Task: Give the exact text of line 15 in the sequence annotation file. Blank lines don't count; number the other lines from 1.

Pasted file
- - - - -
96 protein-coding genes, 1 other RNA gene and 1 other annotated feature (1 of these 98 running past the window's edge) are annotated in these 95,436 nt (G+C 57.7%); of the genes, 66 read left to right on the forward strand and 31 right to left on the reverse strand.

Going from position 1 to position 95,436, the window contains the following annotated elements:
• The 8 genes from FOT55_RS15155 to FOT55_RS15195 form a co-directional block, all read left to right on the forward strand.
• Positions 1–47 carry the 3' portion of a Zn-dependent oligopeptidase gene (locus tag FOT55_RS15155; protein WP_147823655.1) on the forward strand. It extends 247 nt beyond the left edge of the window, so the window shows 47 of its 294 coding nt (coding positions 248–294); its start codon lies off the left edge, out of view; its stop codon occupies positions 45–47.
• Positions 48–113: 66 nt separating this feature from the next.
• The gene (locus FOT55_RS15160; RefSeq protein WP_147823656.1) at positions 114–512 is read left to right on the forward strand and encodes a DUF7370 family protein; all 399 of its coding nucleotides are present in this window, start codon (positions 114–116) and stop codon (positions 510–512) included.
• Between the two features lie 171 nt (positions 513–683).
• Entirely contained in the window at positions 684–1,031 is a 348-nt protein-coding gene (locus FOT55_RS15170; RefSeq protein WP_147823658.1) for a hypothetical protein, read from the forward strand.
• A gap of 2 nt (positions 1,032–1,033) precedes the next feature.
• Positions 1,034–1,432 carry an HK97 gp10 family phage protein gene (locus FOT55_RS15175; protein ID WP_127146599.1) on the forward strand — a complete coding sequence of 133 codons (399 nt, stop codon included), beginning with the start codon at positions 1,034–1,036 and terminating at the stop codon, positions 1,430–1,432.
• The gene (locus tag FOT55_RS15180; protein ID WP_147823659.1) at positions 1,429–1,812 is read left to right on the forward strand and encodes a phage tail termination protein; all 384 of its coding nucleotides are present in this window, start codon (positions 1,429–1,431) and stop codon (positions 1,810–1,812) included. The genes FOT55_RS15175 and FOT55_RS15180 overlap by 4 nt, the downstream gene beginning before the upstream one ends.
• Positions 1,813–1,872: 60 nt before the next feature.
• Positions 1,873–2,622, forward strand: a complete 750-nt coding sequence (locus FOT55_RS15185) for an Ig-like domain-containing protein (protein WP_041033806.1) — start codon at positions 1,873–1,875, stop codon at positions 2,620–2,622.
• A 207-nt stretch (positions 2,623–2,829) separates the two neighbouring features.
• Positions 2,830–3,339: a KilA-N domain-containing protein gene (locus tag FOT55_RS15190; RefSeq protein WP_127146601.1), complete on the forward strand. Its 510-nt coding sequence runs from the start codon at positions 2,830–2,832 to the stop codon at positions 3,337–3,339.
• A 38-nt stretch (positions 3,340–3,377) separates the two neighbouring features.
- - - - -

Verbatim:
• Positions 2,830–3,339: a KilA-N domain-containing protein gene (locus tag FOT55_RS15190; RefSeq protein WP_127146601.1), complete on the forward strand. Its 510-nt coding sequence runs from the start codon at positions 2,830–2,832 to the stop codon at positions 3,337–3,339.